A tooth that has undergone root canal treatment is no longer alive. The treated tooth can remain in the mouth as long as the inside of the tooth (the root canal) is cleaned, sterile, and sealed. Molars generally have multiple canals, whilst incisors can have just one canal. Treated teeth often need to be reinforced with a crown to prevent fracture following treatment.
Your Carnegie Dental Group dentist may recommend that your tooth undergo root canal or endodontic treatment to save a damaged or decayed tooth.
It is better to save the tooth rather than extract it because your tooth will function better than any artificial replacement. Your natural tooth is usually stronger and more efficient for biting and chewing. Cleaning and maintenance is also much easier and therefore less likely to have a negative impact on the remaining dentition.
If your tooth were to be extracted and not replaced, problems with biting, chewing and general oral health may arise in the future. For example neighbouring teeth can drift into the extraction space created, leading to a change in the alignment of all teeth. This may in turn cause biting to become less efficient as forces are not transmitted optimally through the teeth.
Root canal therapy is required because bacteria have entered the root canal through a defect in the outer protective layers of enamel and cementum—such as dental caries, leaking restoration margins, cracks or fractures. The bacteria irritate the pulp (nerve and blood vessels of the tooth) causing it to become inflamed and later die. An infection then develops within the tooth, spreading via the tip of the root to cause a reaction in the surrounding bone. This reaction may be chronic (slow) or acute (sudden) in nature depending on your immune systems’ ability to balance the situation. Symptoms may arise such as pain (ache, throb), sensitivity to cold or heat, tooth discolouration and swelling and tenderness in the surrounding gum and bone.
The process of endodontic treatment is divided into two stages: cleaning and shaping the root canals and subsequently filling them up.
The first stage may be completed in one appointment or may require multiple visits depending on the complexity of the root canal system. Anti-bacterial medication may be placed in the root canals between visits to help stop the infection. Oral antibiotics may also be prescribed if a severe abscess has formed at the root tip. Pain or discomfort following treatment is rare, but if present may be treated with mild painkillers such as paracetamol or aspirin. If pain persists for more than a few days please feel free to contact Carnegie Dental Group.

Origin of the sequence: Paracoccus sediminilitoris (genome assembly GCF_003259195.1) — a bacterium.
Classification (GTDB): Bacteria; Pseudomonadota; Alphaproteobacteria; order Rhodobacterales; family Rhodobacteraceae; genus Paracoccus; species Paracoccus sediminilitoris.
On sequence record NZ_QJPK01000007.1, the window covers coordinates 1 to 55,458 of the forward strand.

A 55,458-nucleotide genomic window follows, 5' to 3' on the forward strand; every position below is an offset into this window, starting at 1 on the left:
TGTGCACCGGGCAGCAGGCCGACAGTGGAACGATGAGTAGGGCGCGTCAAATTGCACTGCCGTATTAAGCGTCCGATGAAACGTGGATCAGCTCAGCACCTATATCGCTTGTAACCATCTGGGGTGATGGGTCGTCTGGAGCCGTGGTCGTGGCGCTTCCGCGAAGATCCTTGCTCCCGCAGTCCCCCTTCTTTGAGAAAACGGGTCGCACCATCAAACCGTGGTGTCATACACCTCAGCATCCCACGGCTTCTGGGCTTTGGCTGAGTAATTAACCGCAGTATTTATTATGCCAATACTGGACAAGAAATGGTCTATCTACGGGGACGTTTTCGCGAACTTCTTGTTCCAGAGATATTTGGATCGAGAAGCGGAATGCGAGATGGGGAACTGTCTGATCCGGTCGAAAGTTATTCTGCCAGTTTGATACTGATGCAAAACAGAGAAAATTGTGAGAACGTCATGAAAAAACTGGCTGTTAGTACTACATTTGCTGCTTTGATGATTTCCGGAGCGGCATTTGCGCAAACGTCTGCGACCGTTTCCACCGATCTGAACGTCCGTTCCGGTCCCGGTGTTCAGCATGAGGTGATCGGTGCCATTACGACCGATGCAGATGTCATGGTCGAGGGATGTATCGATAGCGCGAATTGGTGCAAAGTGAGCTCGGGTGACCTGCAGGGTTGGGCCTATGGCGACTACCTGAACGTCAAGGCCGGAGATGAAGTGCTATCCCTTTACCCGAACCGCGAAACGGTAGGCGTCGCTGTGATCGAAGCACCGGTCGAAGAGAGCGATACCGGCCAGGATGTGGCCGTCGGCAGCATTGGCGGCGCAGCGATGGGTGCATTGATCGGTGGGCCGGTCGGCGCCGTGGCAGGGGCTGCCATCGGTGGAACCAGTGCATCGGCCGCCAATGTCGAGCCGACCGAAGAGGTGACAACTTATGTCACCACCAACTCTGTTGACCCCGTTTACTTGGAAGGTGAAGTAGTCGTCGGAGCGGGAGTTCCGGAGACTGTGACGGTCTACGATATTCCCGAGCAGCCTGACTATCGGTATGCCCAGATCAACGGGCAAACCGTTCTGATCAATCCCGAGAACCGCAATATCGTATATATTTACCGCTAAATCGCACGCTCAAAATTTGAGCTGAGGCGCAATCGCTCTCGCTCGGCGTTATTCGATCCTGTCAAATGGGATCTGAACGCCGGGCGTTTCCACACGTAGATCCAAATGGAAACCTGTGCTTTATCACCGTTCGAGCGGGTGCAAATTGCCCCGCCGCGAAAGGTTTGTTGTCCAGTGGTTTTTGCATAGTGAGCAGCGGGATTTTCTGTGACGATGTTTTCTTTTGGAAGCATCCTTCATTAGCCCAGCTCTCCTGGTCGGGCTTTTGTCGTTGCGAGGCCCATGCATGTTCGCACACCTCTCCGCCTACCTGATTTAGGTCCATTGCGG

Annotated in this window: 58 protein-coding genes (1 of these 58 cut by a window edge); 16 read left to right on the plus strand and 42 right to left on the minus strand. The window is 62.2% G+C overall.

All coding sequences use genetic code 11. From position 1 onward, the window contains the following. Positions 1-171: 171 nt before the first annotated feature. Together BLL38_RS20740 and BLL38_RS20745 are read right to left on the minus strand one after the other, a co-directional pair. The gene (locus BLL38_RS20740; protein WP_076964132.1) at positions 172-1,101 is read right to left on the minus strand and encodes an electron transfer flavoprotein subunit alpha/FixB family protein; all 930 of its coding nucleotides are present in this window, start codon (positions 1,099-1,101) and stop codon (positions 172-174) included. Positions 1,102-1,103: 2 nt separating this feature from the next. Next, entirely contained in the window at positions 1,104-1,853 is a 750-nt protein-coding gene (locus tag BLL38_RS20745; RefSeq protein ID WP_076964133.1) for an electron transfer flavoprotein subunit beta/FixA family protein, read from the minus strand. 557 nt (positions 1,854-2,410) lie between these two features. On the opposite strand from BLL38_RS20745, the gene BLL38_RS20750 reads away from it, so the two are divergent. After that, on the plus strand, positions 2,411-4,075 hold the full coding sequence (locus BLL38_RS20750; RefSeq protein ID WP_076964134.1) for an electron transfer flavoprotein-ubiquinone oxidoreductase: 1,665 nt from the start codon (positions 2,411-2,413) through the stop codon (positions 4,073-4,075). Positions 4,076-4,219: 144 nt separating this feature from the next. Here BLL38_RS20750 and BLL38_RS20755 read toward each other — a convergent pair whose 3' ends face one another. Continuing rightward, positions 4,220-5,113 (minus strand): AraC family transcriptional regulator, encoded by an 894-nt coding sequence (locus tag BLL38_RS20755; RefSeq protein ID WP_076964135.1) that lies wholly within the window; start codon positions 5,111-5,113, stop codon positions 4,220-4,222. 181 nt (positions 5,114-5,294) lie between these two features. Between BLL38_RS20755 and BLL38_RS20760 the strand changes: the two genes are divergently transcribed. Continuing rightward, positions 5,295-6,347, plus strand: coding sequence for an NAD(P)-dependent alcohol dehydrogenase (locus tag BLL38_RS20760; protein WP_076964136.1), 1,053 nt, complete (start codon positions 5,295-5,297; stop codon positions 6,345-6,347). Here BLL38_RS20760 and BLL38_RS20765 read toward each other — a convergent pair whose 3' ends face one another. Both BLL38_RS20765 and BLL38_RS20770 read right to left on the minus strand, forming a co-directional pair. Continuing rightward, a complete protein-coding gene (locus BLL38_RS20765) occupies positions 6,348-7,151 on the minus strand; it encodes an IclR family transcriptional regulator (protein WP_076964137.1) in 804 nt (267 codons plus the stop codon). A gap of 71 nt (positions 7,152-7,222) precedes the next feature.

The second stage of treatment involves filling the root canals and sealing off the pulp chamber to prevent further infection. A post may be inserted into a canal to support an artificial crown. An endodontically treated tooth is usually at increased risk of fracture and thus may require the increased protection, strength and further seal of a dental crown.
At the completion of root canal therapy, the tooth is no longer alive however it remains functional as part of your dentition. The tooth must be looked after the same way all other teeth are maintained.
Your tooth will only be treated if there is a good chance it will last a long time.
However, no guarantee can be given – because people have varied healing responses and some infections may respond differently. Studies have shown the majority of endodontic treatments are successful and uneventful. If your case is considered less favourable, then you will be informed.
Healing of the jaw bone around the tooth can be slow and it is important to have your tooth reviewed regularly to assess healing. You will be recalled for these checks.
Rarely, additional treatment in the form of an endodontic surgical procedure may be required to aid the healing of the tissues around the tooth. Your dentist or endodontist will discuss this procedure with you if it becomes necessary.
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